Gawai Dayak

Gawai Dayak is a festival celebrated annually by the people of West Kalimantan, Indonesia, and Sarawak, Malaysia, on June 1st and June 2nd. In Sarawak, it is a public holiday with social and religious significance. This harvest festival showcases the customs, traditions, and achievements of the indigenous people and also marks the end of the rice harvesting season. The word “Gawai” means festival, and “Dayak” is the collective name for the tribes of Bidayuh, Kenyah, Kayan, Murut, and Iban.

The History of Gawai Dayak

Although this festival has been observed for hundreds of years, it was not until 1957 that it was officially recognized, and not until 1963 that it would be declared a public holiday in Sarawak, Malaysia. It is estimated that as many as 4 million people observe this holiday each year.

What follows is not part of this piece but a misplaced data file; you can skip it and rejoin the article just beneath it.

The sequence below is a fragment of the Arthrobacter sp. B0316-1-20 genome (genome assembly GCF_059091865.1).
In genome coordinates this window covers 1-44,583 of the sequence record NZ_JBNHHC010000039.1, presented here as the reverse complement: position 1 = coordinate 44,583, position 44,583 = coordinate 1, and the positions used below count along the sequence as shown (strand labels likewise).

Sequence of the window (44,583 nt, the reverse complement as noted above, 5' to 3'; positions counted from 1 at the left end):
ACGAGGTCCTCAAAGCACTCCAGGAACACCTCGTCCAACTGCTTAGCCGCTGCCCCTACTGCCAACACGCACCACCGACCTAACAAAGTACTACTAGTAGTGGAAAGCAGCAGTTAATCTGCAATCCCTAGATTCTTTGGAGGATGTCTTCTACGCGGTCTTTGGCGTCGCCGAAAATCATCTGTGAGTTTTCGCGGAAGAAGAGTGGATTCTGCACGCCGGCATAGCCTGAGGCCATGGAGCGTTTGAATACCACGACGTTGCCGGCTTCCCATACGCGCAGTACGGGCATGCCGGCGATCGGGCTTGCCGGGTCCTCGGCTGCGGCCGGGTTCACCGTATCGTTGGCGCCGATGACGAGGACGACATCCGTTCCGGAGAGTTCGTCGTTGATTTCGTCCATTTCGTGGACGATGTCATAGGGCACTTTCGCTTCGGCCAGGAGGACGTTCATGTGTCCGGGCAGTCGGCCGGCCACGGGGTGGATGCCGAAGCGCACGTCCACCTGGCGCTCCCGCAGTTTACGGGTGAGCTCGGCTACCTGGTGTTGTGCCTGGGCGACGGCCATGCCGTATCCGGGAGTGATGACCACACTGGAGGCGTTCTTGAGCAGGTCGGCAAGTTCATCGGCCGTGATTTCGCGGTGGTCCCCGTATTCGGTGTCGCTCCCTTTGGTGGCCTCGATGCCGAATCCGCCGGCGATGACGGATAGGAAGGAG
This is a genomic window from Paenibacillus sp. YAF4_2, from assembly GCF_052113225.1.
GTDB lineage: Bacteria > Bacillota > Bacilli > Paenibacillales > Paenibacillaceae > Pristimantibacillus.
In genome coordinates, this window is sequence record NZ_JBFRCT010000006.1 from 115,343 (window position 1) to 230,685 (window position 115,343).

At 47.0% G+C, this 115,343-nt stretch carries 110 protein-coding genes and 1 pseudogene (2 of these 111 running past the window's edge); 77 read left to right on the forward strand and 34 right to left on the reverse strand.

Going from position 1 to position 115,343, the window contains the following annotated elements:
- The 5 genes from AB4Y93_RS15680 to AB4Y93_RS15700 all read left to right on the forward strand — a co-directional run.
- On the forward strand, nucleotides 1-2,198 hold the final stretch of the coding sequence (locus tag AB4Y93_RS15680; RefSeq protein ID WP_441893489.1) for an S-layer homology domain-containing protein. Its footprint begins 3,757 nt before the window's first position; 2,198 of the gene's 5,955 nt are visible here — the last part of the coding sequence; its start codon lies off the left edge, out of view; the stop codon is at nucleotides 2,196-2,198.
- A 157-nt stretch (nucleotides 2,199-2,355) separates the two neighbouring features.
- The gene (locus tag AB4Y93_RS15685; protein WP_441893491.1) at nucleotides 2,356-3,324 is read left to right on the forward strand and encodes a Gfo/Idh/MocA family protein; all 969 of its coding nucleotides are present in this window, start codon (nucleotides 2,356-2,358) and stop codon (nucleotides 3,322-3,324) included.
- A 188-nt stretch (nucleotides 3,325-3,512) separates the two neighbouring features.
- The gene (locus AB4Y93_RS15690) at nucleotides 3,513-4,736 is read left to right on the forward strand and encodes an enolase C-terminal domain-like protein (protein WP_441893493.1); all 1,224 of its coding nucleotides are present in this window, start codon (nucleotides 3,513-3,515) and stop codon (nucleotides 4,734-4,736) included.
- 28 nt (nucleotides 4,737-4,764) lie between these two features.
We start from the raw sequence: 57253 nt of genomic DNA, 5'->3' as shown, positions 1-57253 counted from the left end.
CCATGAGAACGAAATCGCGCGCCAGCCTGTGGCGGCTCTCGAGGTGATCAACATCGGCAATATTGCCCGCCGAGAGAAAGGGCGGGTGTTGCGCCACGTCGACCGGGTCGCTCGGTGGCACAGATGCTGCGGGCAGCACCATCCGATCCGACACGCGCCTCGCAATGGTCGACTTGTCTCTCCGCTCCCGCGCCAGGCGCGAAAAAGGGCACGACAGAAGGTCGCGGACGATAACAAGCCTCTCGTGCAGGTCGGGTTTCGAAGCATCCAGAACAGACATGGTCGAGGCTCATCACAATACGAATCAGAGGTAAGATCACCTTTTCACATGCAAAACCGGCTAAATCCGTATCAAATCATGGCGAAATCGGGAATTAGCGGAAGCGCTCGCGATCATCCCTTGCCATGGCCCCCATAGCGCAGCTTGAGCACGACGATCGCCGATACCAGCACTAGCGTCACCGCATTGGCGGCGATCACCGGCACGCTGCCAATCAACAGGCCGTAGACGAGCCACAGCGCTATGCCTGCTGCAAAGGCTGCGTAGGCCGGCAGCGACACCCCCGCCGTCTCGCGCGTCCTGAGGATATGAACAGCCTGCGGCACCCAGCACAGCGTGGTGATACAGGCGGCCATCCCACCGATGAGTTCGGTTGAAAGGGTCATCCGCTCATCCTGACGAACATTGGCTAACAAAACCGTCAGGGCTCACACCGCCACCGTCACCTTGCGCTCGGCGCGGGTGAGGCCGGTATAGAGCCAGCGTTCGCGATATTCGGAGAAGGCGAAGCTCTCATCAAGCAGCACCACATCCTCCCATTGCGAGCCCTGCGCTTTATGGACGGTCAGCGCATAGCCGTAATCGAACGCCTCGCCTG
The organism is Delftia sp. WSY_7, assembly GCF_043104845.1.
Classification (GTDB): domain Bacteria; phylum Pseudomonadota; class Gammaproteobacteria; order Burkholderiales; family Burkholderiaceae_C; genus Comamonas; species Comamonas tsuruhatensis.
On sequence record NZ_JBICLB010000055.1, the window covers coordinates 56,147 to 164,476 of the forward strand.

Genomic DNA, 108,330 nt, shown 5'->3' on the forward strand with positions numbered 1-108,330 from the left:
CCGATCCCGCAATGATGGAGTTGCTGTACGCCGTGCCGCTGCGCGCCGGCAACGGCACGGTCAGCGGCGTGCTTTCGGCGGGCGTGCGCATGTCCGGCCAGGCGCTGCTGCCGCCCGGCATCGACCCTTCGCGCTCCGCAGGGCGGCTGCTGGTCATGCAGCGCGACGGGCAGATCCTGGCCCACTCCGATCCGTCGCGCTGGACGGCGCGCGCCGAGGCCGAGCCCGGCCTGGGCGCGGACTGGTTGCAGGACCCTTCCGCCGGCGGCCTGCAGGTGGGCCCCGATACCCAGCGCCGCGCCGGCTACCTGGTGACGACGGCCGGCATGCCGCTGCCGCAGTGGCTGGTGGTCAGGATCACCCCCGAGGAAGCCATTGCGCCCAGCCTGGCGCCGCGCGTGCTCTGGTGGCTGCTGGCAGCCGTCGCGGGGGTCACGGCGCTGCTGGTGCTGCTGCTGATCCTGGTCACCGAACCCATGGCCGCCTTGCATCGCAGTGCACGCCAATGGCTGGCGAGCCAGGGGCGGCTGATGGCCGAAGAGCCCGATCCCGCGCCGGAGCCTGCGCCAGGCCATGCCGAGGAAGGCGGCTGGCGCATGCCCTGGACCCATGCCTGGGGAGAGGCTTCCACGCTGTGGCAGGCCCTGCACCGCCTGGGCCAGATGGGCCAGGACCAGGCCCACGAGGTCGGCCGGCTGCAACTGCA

Observing Gawai Dayak

Unofficially, this holiday begins at the end of May 31st when the ceremony Muai Antu Rua is held to dispel the spirit of greed and to keep at bay the spirit of bad luck. This is to ensure that nothing interferes with the Gawai Dayak Festival. At the stroke of midnight, people drink a palm wine known as Ai Pengayu and give a toast for long life, prosperity, and health.

On the day of the holiday, longhouses are open to visitors, various celebrations are held, and activities such as blowpipe demonstrations, dancing competitions, and cockfighting take place. Other events that can occur on this holiday include concerts, crafts, local cooking demonstrations, and cultural workshops.

Where is it celebrated?
Malaysia (Common local holiday) - Sarawak
When is it?
This year (2024)
Next year (2025)
Last year (2023)